Simon & Schuster (1230 Avenue of the Americas, New York, NY 10020), 1998.
201 pages, paperback, $11.00.
Reviewed by Merritt Clifton
In 1992 and 1995, surveys of cat rescuers that I conducted for ANIMAL PEOPLE netted several signed responses from PETA staffers who, almost alone among the respondents (there was just one other), identified mass roundups for killing by needle as their preferred “rescue” method. One of them killed an average of about one cat per day.
In January 1998, I received a detailed account from John Newton of the Meower Power Feral Cat coalition, alleging that a hit squad led personally at first by PETA cofounder Ingrid Newkirk had for three years frequently trapped cats from supervised neuter/release colonies in the vicinity of Fort Norfolk, Virginia, and delivered many to their deaths at local animal shelters. The PETA raids continued, Newton said, even after the intervention of Alley Cat Allies brought a brief hiatus in early 1997.
Such activities don’t seem to be mentioned in Newkirk’s recital of 250 Things You Can Do to Make Your Cat Adore You. But Newkirk does describe how cats, in her view, should be converted into vegetarians, contrary to the outcome of around 40 million years of evolution. If that doesn’t make your cat adore you, you can–if the cat eats the wrong plants–try again by feeding the suffering animal a bit of vegetable oil, and then administering a warm-water enema. (Page 182.)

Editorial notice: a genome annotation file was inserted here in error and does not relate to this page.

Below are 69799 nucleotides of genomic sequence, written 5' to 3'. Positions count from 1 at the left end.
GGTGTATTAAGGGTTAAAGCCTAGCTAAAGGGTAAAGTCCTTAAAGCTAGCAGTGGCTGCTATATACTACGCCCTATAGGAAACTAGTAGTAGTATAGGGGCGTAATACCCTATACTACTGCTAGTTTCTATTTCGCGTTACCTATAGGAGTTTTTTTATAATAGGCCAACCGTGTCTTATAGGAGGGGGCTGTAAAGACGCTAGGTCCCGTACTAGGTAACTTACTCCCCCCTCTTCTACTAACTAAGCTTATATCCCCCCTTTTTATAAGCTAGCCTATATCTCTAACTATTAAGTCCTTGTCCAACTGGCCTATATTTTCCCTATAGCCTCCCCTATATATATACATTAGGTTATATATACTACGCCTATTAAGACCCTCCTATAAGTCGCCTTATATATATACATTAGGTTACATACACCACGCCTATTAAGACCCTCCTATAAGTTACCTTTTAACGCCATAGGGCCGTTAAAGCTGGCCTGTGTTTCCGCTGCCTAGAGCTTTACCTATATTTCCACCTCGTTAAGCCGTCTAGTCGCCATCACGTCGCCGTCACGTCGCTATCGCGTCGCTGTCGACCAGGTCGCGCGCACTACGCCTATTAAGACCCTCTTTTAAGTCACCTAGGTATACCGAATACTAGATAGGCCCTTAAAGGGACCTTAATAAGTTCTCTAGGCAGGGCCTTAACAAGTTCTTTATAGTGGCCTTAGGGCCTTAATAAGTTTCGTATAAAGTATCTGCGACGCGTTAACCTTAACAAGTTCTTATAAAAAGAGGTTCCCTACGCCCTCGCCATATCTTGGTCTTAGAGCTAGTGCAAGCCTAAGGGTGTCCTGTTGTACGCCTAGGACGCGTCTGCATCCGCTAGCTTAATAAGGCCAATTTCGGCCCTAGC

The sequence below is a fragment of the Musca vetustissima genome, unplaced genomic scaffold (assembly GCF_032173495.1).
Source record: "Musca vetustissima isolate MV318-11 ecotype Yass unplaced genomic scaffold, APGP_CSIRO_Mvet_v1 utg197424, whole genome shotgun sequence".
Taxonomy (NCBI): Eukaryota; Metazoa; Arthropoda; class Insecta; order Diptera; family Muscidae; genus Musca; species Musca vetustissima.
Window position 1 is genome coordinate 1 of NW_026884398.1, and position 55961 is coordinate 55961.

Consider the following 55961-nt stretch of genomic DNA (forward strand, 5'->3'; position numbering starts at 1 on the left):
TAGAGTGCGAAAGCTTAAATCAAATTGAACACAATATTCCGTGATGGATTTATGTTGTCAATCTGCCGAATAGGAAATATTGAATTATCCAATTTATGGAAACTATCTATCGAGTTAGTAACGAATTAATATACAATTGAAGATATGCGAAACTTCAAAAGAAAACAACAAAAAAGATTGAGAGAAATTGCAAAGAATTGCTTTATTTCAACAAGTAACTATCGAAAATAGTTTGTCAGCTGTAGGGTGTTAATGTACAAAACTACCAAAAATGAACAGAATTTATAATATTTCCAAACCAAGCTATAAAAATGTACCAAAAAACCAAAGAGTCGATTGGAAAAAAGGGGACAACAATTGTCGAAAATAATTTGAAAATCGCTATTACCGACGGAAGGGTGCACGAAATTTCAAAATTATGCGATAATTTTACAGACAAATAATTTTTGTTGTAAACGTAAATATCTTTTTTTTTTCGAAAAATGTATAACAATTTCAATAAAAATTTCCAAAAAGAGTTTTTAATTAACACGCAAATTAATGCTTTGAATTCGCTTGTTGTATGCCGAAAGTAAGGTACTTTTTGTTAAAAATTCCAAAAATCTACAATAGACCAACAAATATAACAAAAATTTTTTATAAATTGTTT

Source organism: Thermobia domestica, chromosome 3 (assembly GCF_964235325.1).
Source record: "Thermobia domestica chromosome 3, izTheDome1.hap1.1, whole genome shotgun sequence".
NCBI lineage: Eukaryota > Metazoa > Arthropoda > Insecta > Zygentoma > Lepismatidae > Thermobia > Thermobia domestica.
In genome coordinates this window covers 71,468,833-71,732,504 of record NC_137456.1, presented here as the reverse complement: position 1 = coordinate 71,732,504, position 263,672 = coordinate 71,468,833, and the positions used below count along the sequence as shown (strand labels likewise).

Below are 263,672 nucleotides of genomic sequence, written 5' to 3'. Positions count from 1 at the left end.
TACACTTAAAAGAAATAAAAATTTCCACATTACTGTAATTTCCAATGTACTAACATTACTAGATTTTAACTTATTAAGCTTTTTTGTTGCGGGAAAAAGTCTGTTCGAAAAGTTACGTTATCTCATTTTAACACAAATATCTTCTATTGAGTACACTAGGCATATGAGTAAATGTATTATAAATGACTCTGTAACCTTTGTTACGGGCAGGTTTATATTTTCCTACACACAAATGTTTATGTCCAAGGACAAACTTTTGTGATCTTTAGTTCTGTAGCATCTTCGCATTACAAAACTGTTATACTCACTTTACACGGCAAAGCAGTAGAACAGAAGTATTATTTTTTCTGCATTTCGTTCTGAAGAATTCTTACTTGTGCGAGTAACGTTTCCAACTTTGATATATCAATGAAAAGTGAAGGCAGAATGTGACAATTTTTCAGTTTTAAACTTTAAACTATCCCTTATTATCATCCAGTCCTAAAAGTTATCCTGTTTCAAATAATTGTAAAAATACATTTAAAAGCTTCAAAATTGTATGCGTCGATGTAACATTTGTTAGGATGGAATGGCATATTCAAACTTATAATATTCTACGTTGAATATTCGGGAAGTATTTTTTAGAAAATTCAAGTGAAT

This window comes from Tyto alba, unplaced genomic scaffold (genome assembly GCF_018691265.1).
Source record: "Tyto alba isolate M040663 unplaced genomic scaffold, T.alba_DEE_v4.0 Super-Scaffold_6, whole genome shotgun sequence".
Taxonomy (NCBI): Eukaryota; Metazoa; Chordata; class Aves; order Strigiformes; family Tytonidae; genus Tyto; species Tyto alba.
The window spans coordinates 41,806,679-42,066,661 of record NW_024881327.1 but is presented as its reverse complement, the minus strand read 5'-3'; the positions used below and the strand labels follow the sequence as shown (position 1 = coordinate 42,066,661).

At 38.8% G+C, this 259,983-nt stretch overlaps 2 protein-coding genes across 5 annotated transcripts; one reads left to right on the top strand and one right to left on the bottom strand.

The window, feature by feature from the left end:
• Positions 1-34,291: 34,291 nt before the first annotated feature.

To Newkirk’s credit, she acknowledges that, “This does not sound like a fun way to spend even five minutes.”
Much of Newkirk’s advice is Cat Care 1-A. Much is overt plugola for favorite products, and of course for PETA. Among cat-related charities, Newkirk recommends only PETA, Alley Animals (not Alley Cat Allies), the Best Friends Animal Society, the Greek Animal Welfare Society, and the Roman Association for the Protection of Animals. After warning sternly against patronizing cat breeders, Newkirk recommends Cat Fancy, Cats, and I Love Cats magazines, all heavy on breeder ads and pro-breeding articles.
250 Things is, in short, a rather odd cat care manual.
I assess animal care manuals by asking myself, after a reading, “Would I want this author to be my pet-sitter?”
Taking into consideration my intuition since childhood that cats are not ours to be changing their natural diets or bumping off if healthy, just because we think they might eventually suffer the normal stresses of life, I think I’d rather go naked while giving a distressed feline vegetable oil and an enema than let Ingrid Newkirk anywhere near any of my cats––even Gidget, nicknamed “Devil of the Boss Cats,” whose temperament, I understand, is much like Newkirk’s.
(An earlier edition of this review appeared in ANIMAL PEOPLE, April 1998.)